There was a spike in certain searches after the US Eclipse

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A total solar eclipse happened across North America yesterday, in case you’re the one person who missed it and wondered why it was briefly nighttime during the day.
OK, there’s not much chance you missed it, given the amount of coverage everywhere.
Judging by spikes of certain Google search terms, it looks like a lot of people may have done what you should never do during the eclipse, and stared right at the Sun.
For example, the search term “my eyes hurt” suddenly spiked during the eclipse.
Perhaps more alarmingly, when Google breaks down the data by state, it tracks a little too well with the path of totality.
If you’re thinking it could just be an unrelated spike in eye pain, similar related (but less ambiguous) terms searched in higher-than-normal volume included: “eyes hurt after looking at eclipse”; “my eyes hurt after looking at the eclipse”; and “why do my eyes hurt after looking at the eclipse”.
If you looked directly at the Sun without glasses, however, it can potentially burn your retina, known as solar retinopathy.
The content of this article is not intended to be a substitute for professional medical advice, diagnosis, or treatment.

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Yesterday, in case you were among the few who were unaware, there was a total solar eclipse that crossed the entire continent, leaving many wondering why it felt like night for a brief period of time.

Alright, considering the extensive coverage across the board, there’s not much chance you missed it. You couldn’t have missed all of the innumerable articles that were posted online and the numerous TV segments that informed you of safe viewing techniques during the newscast.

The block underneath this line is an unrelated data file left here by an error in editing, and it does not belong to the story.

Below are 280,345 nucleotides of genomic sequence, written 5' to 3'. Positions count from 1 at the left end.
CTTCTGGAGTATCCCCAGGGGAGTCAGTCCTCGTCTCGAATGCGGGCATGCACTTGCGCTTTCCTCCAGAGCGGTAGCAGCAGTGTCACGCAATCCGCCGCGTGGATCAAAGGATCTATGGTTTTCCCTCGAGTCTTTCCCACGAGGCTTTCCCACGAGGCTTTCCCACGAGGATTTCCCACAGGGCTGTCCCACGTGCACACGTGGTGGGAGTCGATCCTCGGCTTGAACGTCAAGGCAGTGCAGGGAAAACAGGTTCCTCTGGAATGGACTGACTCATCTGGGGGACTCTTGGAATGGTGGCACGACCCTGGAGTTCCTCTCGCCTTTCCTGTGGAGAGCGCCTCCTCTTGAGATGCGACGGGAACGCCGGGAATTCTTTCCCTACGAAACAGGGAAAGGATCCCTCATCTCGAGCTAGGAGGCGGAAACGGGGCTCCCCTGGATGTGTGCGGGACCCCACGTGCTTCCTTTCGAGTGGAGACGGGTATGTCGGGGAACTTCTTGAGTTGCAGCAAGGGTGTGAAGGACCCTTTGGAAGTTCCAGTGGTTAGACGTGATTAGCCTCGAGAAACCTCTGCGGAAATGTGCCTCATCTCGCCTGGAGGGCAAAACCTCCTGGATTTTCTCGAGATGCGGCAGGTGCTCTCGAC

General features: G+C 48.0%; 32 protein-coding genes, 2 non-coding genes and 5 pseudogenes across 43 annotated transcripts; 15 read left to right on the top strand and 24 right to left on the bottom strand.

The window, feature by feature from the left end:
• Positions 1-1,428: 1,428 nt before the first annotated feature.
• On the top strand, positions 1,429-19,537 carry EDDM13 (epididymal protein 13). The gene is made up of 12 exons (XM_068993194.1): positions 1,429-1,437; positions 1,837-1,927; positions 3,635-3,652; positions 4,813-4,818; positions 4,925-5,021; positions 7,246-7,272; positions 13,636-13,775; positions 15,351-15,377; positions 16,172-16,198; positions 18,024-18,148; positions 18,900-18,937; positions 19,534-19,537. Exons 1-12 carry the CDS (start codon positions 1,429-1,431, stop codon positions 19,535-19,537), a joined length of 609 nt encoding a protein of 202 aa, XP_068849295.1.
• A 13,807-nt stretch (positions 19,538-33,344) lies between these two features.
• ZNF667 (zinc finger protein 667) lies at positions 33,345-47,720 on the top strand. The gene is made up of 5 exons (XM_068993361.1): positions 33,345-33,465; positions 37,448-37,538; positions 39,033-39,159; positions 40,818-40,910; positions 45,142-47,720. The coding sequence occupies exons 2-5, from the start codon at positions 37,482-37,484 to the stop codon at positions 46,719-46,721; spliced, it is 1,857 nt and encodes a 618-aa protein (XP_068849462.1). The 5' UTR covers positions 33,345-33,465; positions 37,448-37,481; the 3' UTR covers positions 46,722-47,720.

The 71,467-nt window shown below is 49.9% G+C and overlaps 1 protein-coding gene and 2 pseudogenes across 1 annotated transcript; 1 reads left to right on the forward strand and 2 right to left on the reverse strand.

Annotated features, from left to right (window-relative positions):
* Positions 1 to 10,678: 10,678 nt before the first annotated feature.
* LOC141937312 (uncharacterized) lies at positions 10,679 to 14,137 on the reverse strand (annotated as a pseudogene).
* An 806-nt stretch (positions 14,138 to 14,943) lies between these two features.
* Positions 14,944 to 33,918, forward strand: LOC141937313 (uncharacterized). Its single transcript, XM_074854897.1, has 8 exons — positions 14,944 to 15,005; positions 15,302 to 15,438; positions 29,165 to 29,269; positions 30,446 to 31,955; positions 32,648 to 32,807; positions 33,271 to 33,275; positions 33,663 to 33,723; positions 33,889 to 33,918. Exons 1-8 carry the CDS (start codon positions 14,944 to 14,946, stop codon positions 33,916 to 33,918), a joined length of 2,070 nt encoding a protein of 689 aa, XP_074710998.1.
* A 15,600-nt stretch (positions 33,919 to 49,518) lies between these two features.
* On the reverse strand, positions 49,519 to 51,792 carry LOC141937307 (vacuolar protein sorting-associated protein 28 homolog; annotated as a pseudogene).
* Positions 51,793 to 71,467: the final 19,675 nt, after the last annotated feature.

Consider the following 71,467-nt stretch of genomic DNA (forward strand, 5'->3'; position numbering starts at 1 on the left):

However, it appears that the message was not fully absorbed. A lot of people may have done what you should never do during an eclipse: stare directly at the Sun, based on spikes in certain Google search terms.

For instance, during the eclipse, the search term “my eyes hurt” experienced an abrupt spike.

What’s possibly more concerning is that Google’s breakdown of the data by state shows that it somewhat agrees with the totality path.

If you’re thinking that the sudden increase in eye pain might be unrelated, related but less ambiguous searches for “eyes hurt after looking at eclipse,” “my eyes hurt after looking at eclipse,” and “why do my eyes hurt after looking at eclipse” turned up more results than usual.

If you were among those who couldn’t help but steal a quick look at our star, then what should you do?

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Obviously, that depends. As with any new glasses, it may take some time for your eyes to get used to the unusual light coming through the shades, so if you were wearing the correct safety glasses when you looked, it’s possible that your eyes were just sore from adjusting to that light.

However, if you stared directly at the sun without wearing glasses, you could burn your retinaโ€”a condition called solar retinopathy. The Eyecare Trust lists the following symptoms.

eyes that are watery and hurt.

seeing object details and shape is difficult.

discomfort from intense light.

a region of blindness in your field of view.

It’s possible for objects to appear to have strange colors or distorted shapes.

You should consult an optometrist or doctor right away if you have any of these symptoms after looking directly at the sun.

This article’s content is not meant to replace expert medical diagnosis, advice, or treatment. If you have any questions about medical conditions, you should always consult a qualified health provider.

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